The country’s largest and longest-running auto spectacle goes online

By Kap Maceda Aguila

ORIGINALLY scheduled to ensue last April 2 to 5, this year’s Manila International Auto Show (MIAS) was sadly (but understandably) aborted due to the onslaught of the COVID-19 pandemic. This was a painful but necessary move to assure the safety of participants and attendees. “In light of the recent turn of events concerning COVID-19, which has led the Philippine government to declare a state of public health emergency, the management of Worldbex Services International has come to the decision to temporarily postpone MIAS 2020,” the show organizers had said in a statement.

But now, the country’s longest-running and largest car show is back on track — albeit digitally — as it sets to serve up its expected smorgasbord of everything automotive from Nov. 26 to 30.

Rechristened “MIAS Wired,” this now takes the place of what should have been the 15th staging last summer. “It’s a milestone year for us, so we felt disappointed we could not push through with a live event,” said event co-organizer Alvin Uy to “Velocity” in an interview. “We decided to try out this virtual platform so that we get to continue the tradition of holding MIAS, albeit on a virtual space this year.”

It should be noted, too, that the organizers are still hoping for better days ahead, and have booked the old MIAS haunt, the World Trade Center in Pasay City, for April 5 to 8 next year. “But we will, of course, abide by the guidance of IATF and related agencies if we can push through or not. Hopefully we can see a clearer picture by end of the year,” stressed Mr. Uy.

Back to MIAS Wired, we asked Mr. Uy to describe the reception of participating brands when they broached the idea of a virtual auto show. “They had many questions like how it will be conducted, what are the tech requirements, how will we reach out to the viewers, etc. We explained to our exhibitor partners that having a virtual event allows the event to have a much wider reach on a national scale which will benefit their regional dealers and customers,” he revealed. While the lineup of marques has not been revealed yet, Mr. Uy did say that they’ve approached all the companies who had signed up for the original (physical) event that should have happened last April.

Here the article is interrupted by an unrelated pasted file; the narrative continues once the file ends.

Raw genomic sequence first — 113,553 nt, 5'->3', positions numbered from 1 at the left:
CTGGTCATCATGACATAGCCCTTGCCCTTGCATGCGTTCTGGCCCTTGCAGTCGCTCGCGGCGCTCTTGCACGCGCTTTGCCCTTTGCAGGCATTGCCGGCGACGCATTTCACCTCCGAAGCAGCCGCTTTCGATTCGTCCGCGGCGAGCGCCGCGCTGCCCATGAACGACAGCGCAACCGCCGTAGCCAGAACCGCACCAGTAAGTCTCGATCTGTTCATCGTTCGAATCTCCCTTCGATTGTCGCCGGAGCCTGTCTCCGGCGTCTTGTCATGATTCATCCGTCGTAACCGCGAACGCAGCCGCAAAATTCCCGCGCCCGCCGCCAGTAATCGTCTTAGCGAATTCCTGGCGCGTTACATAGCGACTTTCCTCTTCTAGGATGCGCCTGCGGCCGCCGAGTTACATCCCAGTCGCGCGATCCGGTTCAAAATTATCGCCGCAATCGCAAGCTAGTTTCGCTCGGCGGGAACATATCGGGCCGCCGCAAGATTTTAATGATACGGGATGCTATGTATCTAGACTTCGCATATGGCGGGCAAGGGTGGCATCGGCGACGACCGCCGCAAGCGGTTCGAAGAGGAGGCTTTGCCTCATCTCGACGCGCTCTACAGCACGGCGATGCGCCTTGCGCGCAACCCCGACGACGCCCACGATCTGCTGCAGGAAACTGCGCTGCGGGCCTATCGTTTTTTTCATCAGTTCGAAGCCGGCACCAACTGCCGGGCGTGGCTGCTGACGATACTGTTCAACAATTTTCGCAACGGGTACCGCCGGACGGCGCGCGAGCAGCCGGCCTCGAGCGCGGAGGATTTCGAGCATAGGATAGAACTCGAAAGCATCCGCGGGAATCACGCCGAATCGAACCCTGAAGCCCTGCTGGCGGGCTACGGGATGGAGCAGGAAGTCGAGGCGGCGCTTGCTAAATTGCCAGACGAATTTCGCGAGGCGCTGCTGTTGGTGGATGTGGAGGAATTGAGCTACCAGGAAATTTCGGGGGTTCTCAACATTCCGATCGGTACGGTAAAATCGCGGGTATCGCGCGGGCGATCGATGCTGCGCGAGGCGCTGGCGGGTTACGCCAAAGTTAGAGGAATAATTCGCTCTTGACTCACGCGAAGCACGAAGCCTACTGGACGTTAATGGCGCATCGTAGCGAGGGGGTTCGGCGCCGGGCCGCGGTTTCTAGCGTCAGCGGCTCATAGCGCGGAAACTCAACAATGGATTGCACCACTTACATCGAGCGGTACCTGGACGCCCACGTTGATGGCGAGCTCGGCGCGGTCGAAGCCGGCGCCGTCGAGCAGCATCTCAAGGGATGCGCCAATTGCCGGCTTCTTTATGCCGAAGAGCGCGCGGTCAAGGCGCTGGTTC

He admitted that since this is a first for MIAS, there are concerns on how “seamless” the experience will be. “Hopefully we can fully address these and perform up to expectations. We made the costs very reasonable as well so more brands can join. Since MIAS has a strong track record of gathering visitors to the live event in the past, and we hope to translate this in the virtual world.”

MIAS was first held in 2005 over a modest footprint of 6,000 square meters of indoor space and an additional outdoor area of 3,000 square meters. According to Mr. Uy and co-organizer Jason Ang, the yearly event is “envisioned to be a world-class spectacle competitive with the region’s best.” Last year, the exhibition drew a record 142,000-plus attendees.

While there are obvious limitations with virtual events, Mr. Uy and company hope to leverage the opportunities inherent to the digital medium. “Aside from having a nationwide reach, we extended the show dates from four to five days. And the 360-degree 3D virtual showcase will be made available to the brand’s visitors for six months, not just days,” he related. Still, Mr. Uy maintained that other features of MIAS Wired will cease after the end of the show, so there’s a definite premium in attending the free event.

Other benefits include a chat feature so potential customers can reach out to the participating brands directly for inquiries, and guests can drop in at any time to check out the goings on. For the organizers, “the cost of running the show is much less than a live event, and at this time of the pandemic, we believe it is the best platform to reach out to our car-loving audience and market.” Attendees missing the live staging of a launch need not fret as these can be viewed later, on demand, during the five-day run.

For updates, visit